From here next stop was a tour of the Cone Museum, the last remaining intact glass cone in the UK.
This was a fascinating tour, seeing how glass was originally produced in what look an almost lethal environment! There was so much to see, and a chance to watch Charlotte, their resident glass blower, in action,
before being whisked off for a much needed sit down and lunch!

And that's only halfway through the day! I'll continue this in the next post, as I have some amazing pictures from the next two stops to come, of both old and new glass, and more from the Cone too!

In the meantime I am refilling my Etsy shop at the moment, and there should be a few more bits going in there, including some new marbles and paperweights, over the next few days.

Monday, 11 July 2011

Micro SteamPunk Adventures

One of my latest experiments has been adventures into micro-steampunk. Now, I don't know if such a thing exists, but it makes sense that it should! I've even seen film of nano technology where they made a simple cog and wheel that moved, it seems everything starts with cogs!

Doubtless you've been previously battered by one of my rants about 'sticking cogs on stuff and calling things Steampunk' and I tend to avoid using cogs just for the sake of it. However for some ideas I've been mulling over for the past year or two they suit it perfectly. And yes, there will be glass involved too.

I can't use glue for what I have in mind, so engineering wise it makes sense for me to screw parts together. Problem is there doesn't seem to be many tiny teeny nuts in your average watch or grab bag of steampunk watch components. So, as I always figure, if you can't buy it, make it!

First step is to making tiny thread, for which I needed a tap and die set to make matching micro-nuts and bolts. I thought the £20 I paid was rather pricey, for a faily unimpressive plate of steel and pack of taps, until I looked at 'proper' ones from watchmakers catalogues. A professional set a mere £395!!!!!!! I've given them a quick go, and they work rather well on soft brass, but a little stiff on stainless steel. I even managed to make a tiny thread using one of the larger cutters on an old thin mandrel! So far I've made a very good threaded hole and bar thats only 0.7mm!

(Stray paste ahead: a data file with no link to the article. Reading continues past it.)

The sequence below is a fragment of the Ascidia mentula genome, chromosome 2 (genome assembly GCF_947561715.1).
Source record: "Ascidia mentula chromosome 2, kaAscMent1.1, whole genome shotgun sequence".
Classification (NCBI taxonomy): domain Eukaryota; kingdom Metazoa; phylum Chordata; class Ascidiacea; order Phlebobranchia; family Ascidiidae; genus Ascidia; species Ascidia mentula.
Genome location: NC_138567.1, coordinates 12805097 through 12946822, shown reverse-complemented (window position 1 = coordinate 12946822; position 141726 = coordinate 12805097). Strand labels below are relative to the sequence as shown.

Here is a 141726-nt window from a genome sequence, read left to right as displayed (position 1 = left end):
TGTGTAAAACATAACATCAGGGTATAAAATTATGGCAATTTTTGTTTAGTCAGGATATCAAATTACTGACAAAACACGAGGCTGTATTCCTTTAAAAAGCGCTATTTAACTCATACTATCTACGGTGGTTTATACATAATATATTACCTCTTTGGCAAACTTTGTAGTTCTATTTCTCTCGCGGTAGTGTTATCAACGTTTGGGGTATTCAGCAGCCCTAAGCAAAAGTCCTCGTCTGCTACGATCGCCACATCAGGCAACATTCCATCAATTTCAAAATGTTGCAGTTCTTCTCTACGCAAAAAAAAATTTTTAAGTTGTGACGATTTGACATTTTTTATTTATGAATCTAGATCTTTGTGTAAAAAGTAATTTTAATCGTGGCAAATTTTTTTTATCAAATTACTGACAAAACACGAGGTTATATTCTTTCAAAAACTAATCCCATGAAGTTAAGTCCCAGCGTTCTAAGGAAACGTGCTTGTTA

I also figured a small watch lathe would help when boring micro holes neatly and squarely into the ends of brass rod to make nuts. (I am looking at sizes between 0.9 - 0.4mm) I had an old baby wood lathe, which although ok, didn't have a second chuck to hold work.
A quick scrounge around I found an old hand drill which had rusted solid, but the chuck was still good.
It took alot more to get free than I expected, but finally got it out, including cutting it out of the nice cast iron frame, which was a shame.
I was originally going to leave the bevelled gear on it, but it didn't mount very well. A look overhead and I found an ideal bit of old curtain pole (knew I kept that for a reason) which made an adequate stock holder.

Although I drilled the stock with the mini drill to make sure it's level, (that wood was harder than expected, it even started to smoke!)
the set up isn't ideal. I've given it a test drill, it needs refining such as a turned thread instead to ease the work into the drill, also I need to stiffen everything up as the mini drill isn't steady and can easliy be knocked off centre. However, it is a start!

The top quick pictures are of my first micro-thread; I used the plain end of a piece of threaded rod from an old watch. The thread is about 0.7mm to 0.74mm, so quite small, but I am looking at making it even smaller. That hole in the brass bar really is threaded, with a nice shiny penny for scale!